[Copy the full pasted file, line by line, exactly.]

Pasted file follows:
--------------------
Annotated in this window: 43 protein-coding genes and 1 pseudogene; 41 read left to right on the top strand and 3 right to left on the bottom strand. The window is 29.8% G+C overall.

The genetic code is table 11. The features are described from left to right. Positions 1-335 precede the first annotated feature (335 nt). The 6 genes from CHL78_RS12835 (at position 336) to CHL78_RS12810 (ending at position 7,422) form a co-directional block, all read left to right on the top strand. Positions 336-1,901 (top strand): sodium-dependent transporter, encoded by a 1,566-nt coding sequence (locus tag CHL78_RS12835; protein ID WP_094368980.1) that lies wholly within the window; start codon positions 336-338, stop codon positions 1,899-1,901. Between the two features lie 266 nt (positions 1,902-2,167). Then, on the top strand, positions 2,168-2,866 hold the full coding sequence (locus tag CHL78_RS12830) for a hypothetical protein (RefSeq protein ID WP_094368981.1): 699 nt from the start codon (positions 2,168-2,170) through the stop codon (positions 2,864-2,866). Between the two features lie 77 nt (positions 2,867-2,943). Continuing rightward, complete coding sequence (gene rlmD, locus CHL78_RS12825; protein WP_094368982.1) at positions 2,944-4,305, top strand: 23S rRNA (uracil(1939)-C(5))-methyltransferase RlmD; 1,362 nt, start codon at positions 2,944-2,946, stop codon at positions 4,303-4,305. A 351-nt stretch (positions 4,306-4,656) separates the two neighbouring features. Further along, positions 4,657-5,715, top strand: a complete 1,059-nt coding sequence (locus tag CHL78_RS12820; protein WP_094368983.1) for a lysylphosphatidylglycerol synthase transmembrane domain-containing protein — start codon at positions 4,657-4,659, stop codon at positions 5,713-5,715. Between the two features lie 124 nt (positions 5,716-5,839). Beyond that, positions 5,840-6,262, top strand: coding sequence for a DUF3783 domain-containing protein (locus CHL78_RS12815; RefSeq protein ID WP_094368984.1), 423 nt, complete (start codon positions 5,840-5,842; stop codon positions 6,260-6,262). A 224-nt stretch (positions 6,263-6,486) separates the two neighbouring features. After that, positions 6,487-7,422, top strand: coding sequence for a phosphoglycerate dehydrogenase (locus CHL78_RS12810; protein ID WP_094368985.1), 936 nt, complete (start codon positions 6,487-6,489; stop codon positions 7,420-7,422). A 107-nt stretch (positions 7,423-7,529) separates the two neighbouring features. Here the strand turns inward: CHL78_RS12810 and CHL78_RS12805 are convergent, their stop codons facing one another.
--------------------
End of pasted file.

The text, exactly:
Annotated in this window: 43 protein-coding genes and 1 pseudogene; 41 read left to right on the top strand and 3 right to left on the bottom strand. The window is 29.8% G+C overall.

The genetic code is table 11. The features are described from left to right. Positions 1-335 precede the first annotated feature (335 nt). The 6 genes from CHL78_RS12835 (at position 336) to CHL78_RS12810 (ending at position 7,422) form a co-directional block, all read left to right on the top strand. Positions 336-1,901 (top strand): sodium-dependent transporter, encoded by a 1,566-nt coding sequence (locus tag CHL78_RS12835; protein ID WP_094368980.1) that lies wholly within the window; start codon positions 336-338, stop codon positions 1,899-1,901. Between the two features lie 266 nt (positions 1,902-2,167). Then, on the top strand, positions 2,168-2,866 hold the full coding sequence (locus tag CHL78_RS12830) for a hypothetical protein (RefSeq protein ID WP_094368981.1): 699 nt from the start codon (positions 2,168-2,170) through the stop codon (positions 2,864-2,866). Between the two features lie 77 nt (positions 2,867-2,943). Continuing rightward, complete coding sequence (gene rlmD, locus CHL78_RS12825; protein WP_094368982.1) at positions 2,944-4,305, top strand: 23S rRNA (uracil(1939)-C(5))-methyltransferase RlmD; 1,362 nt, start codon at positions 2,944-2,946, stop codon at positions 4,303-4,305. A 351-nt stretch (positions 4,306-4,656) separates the two neighbouring features. Further along, positions 4,657-5,715, top strand: a complete 1,059-nt coding sequence (locus tag CHL78_RS12820; protein WP_094368983.1) for a lysylphosphatidylglycerol synthase transmembrane domain-containing protein — start codon at positions 4,657-4,659, stop codon at positions 5,713-5,715. Between the two features lie 124 nt (positions 5,716-5,839). Beyond that, positions 5,840-6,262, top strand: coding sequence for a DUF3783 domain-containing protein (locus CHL78_RS12815; RefSeq protein ID WP_094368984.1), 423 nt, complete (start codon positions 5,840-5,842; stop codon positions 6,260-6,262). A 224-nt stretch (positions 6,263-6,486) separates the two neighbouring features. After that, positions 6,487-7,422, top strand: coding sequence for a phosphoglycerate dehydrogenase (locus CHL78_RS12810; protein ID WP_094368985.1), 936 nt, complete (start codon positions 6,487-6,489; stop codon positions 7,420-7,422). A 107-nt stretch (positions 7,423-7,529) separates the two neighbouring features. Here the strand turns inward: CHL78_RS12810 and CHL78_RS12805 are convergent, their stop codons facing one another.